volunteers clearing invasive exotic
vegetation in the Westlake Wetlands.
December 2002 –
a calamity opposite the Lakeside Fire
Una and Dennis with Blake were clearing invasive plants just below the rocky
slope opposite the Lakeside Fire Station when Dennis disturbed a bees nest. He
became the focus of the bees attention and he shouted for help as he was
attacked, but could not get away and collapsed after being stung hundreds of
times all over his chest, arms and face. Una told Blake to call the fire station
personnel to come and help. He was lucky to get only a few stings. Una was stung
all over her neck and head when she tried to help Dennis, but had to retreat to
the Fire Station.
The Fire Officers came to rescue as best they could and helped cover Dennis with
their thick coats. A fire truck was brought across the road and the bees were
hosed off with water. An ambulance and the police were called. Both Una and Dennis
were taken to the Constantia Clinic where Dennis is recuperating. Una was
discharged the same morning. The area was cordoned off by the police and a bee
keeper spent the day getting the hive into a box.
20/12/2003 – Dennis and Una have thankfully recovered from this very
Before – (photographed
The forrest of Port Jackson trees in the foreground.
After – (photographed
The shrubs in the foreground are indiginous Bitou bushes with yellow flowers.
The Norfolk Park section has been completed and what a difference. The dark
green tree line is gone and the grasses are back. Una and Dennis helped Charles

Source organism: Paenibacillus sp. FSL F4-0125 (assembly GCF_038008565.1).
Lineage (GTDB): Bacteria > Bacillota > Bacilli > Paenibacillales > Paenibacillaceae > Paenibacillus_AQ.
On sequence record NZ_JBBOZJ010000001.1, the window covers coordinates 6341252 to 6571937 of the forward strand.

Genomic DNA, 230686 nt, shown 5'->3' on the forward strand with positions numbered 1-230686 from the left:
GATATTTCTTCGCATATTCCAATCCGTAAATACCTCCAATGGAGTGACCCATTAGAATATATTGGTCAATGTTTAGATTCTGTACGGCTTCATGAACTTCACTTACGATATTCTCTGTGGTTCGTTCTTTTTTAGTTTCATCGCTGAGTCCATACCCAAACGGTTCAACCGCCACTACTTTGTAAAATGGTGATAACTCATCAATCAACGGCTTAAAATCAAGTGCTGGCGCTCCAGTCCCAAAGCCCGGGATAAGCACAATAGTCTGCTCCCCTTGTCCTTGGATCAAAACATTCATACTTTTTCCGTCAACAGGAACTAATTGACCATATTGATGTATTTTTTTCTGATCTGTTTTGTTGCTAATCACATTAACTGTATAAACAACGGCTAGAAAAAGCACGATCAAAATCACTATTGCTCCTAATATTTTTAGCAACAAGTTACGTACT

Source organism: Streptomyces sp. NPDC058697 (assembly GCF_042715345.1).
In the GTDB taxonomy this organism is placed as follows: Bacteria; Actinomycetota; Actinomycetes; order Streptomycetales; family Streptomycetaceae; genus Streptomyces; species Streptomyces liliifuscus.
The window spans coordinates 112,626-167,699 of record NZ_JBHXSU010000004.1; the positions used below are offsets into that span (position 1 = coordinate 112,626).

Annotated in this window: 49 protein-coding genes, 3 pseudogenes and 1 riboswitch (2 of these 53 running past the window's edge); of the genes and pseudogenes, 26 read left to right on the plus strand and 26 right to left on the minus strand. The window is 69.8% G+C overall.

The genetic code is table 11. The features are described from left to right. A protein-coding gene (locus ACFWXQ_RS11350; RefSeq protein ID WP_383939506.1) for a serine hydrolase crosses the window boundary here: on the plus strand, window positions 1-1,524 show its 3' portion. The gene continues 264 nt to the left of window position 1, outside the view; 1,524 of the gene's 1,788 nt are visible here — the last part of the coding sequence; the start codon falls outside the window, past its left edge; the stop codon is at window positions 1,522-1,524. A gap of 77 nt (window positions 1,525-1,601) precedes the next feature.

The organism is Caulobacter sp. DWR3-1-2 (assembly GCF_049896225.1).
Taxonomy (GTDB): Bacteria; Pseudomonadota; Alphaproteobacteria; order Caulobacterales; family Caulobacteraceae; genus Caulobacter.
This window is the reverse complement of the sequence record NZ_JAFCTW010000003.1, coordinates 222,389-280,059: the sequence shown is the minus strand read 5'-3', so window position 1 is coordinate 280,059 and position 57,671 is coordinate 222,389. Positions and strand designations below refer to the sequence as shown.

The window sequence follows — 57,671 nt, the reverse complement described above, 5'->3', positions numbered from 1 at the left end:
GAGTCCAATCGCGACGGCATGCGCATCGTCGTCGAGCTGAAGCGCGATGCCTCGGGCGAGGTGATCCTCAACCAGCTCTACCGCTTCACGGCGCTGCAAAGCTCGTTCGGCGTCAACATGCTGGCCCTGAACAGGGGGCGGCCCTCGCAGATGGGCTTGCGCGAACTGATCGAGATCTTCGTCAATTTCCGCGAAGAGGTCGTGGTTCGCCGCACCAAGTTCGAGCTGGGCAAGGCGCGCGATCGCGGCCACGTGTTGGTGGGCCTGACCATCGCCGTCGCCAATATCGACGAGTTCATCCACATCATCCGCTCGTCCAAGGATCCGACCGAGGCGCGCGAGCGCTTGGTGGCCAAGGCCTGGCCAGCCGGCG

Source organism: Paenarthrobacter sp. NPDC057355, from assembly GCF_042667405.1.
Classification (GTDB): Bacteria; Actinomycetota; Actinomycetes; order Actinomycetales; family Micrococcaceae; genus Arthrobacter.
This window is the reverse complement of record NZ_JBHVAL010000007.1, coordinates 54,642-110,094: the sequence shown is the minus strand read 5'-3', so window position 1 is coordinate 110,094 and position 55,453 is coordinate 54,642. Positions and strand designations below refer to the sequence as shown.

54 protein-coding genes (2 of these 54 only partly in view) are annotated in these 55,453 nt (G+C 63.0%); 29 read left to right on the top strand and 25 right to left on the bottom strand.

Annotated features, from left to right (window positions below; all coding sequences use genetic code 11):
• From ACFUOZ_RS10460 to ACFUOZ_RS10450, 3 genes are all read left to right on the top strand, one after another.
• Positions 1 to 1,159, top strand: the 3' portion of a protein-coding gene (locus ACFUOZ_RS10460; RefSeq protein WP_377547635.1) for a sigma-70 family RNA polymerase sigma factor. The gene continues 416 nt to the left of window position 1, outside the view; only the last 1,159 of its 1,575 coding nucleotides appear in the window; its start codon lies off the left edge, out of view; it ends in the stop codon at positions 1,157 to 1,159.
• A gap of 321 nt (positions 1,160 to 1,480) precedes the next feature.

finish this section while Gavin was away. This area cleared is about 2
Charles Oertel and Gavin Lawson are clearing invasive exotic Port Jackson ( Acacia
salinga ) trees from the Wetlands opposite Lake Road, Norfolk Park to assist the Zandvlei
Estuary Nature Reserve
This also frees up the
Nature Reserve staff to do other necessary tasks.
The regrowth was becoming a social liability, as undesirable elements were
hiding stolen goods in the small dense forest of trees.
Local neighbourhood security personnel
crept up on us one morning to check what we were doing.
have seen the Grysbok spoor near where we are working. The Helmeted Guineafowl
and Cape Francolin have chicks with them at this time of the year. The Black
shouldered Kites are hunting for mice in the grass. Spurwing Geese often fly
overhead. We have often seen the African Fish Eagles over head. We have seen
Cape Dwarf Chameleons while working
and many insects of various descriptions.
Charles sawing down a sapling.
Una, Dennis and
Blake sawing, Dennis with Keegan applying the "juice".
Una Hartley, Dennis Mortimer and his grandsons Blake and Keegan Pengelly are working as volunteers in the Westlake Wetlands along the Main Road at
Lakeside, also clearing the invasive Port Jackson and other invasive exotic
plants ie; Black Wattle, Cestrum, Sesbania, Brazilian pepper tree etc.
They have done an excellent job, especially the boys giving up their time in
school holidays to do some community work.
start early in the morning before it becomes too hot and work for about 2 hours.
Una and Dennis have cleared an enormous sections hidden by the reeds.
They have created rabbit warren like pathways in the reeds clearing
Lantana, Cestrum and various other species. They also helped Charles finish
clearing the forrests at Lake Road, Norfolk Park.
Una in the reeds below the
Purple Galinule in Westlake Wetlands
Main Road, Lakeside.
photographed by Rob Lith.
If you live nearby come and help us.
Gavin Lawson (021) 705 5224
Charles Oertel (021) 701 8231
Una Hartley (021) 788 5854
explain what and how the different catagories have been defined.
Click for more Legislation information about Invasive Alien Vegetation.
A new publication The
Alien Clearing Handbook for the Western Cape by Jeremy Croudace
is available from;
762 1621 and
WESSA (Tokai) (021) 701 1397.